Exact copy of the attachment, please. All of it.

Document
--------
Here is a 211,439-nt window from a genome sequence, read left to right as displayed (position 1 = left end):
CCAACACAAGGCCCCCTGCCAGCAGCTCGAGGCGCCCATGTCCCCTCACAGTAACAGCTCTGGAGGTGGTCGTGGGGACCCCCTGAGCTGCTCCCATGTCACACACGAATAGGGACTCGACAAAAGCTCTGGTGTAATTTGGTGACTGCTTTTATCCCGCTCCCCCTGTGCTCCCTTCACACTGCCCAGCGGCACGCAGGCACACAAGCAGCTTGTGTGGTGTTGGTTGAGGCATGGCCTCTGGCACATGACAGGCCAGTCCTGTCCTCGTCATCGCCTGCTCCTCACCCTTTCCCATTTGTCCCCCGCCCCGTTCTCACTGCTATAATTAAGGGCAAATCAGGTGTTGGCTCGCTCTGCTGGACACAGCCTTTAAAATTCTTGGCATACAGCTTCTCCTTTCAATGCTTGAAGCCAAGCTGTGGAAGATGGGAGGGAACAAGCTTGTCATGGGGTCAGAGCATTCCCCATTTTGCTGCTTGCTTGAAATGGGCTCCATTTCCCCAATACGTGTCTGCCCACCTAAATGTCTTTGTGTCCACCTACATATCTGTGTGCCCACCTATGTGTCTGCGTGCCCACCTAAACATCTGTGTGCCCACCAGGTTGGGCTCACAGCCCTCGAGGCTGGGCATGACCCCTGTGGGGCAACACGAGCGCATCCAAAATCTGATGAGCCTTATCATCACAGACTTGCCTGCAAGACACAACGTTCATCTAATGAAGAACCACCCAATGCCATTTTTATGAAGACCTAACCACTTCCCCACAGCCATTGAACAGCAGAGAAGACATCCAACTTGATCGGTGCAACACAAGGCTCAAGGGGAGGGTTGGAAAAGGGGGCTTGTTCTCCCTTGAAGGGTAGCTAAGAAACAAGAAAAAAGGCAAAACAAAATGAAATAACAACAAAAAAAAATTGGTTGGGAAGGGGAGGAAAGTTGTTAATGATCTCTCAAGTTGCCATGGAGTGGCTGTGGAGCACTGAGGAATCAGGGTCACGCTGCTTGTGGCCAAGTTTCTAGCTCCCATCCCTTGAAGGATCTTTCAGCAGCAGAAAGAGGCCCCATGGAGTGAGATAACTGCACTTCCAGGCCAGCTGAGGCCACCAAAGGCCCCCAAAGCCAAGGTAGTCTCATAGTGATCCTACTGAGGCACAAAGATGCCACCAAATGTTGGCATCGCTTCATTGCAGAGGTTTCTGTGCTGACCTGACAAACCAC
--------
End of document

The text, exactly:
Here is a 211,439-nt window from a genome sequence, read left to right as displayed (position 1 = left end):
CCAACACAAGGCCCCCTGCCAGCAGCTCGAGGCGCCCATGTCCCCTCACAGTAACAGCTCTGGAGGTGGTCGTGGGGACCCCCTGAGCTGCTCCCATGTCACACACGAATAGGGACTCGACAAAAGCTCTGGTGTAATTTGGTGACTGCTTTTATCCCGCTCCCCCTGTGCTCCCTTCACACTGCCCAGCGGCACGCAGGCACACAAGCAGCTTGTGTGGTGTTGGTTGAGGCATGGCCTCTGGCACATGACAGGCCAGTCCTGTCCTCGTCATCGCCTGCTCCTCACCCTTTCCCATTTGTCCCCCGCCCCGTTCTCACTGCTATAATTAAGGGCAAATCAGGTGTTGGCTCGCTCTGCTGGACACAGCCTTTAAAATTCTTGGCATACAGCTTCTCCTTTCAATGCTTGAAGCCAAGCTGTGGAAGATGGGAGGGAACAAGCTTGTCATGGGGTCAGAGCATTCCCCATTTTGCTGCTTGCTTGAAATGGGCTCCATTTCCCCAATACGTGTCTGCCCACCTAAATGTCTTTGTGTCCACCTACATATCTGTGTGCCCACCTATGTGTCTGCGTGCCCACCTAAACATCTGTGTGCCCACCAGGTTGGGCTCACAGCCCTCGAGGCTGGGCATGACCCCTGTGGGGCAACACGAGCGCATCCAAAATCTGATGAGCCTTATCATCACAGACTTGCCTGCAAGACACAACGTTCATCTAATGAAGAACCACCCAATGCCATTTTTATGAAGACCTAACCACTTCCCCACAGCCATTGAACAGCAGAGAAGACATCCAACTTGATCGGTGCAACACAAGGCTCAAGGGGAGGGTTGGAAAAGGGGGCTTGTTCTCCCTTGAAGGGTAGCTAAGAAACAAGAAAAAAGGCAAAACAAAATGAAATAACAACAAAAAAAAATTGGTTGGGAAGGGGAGGAAAGTTGTTAATGATCTCTCAAGTTGCCATGGAGTGGCTGTGGAGCACTGAGGAATCAGGGTCACGCTGCTTGTGGCCAAGTTTCTAGCTCCCATCCCTTGAAGGATCTTTCAGCAGCAGAAAGAGGCCCCATGGAGTGAGATAACTGCACTTCCAGGCCAGCTGAGGCCACCAAAGGCCCCCAAAGCCAAGGTAGTCTCATAGTGATCCTACTGAGGCACAAAGATGCCACCAAATGTTGGCATCGCTTCATTGCAGAGGTTTCTGTGCTGACCTGACAAACCAC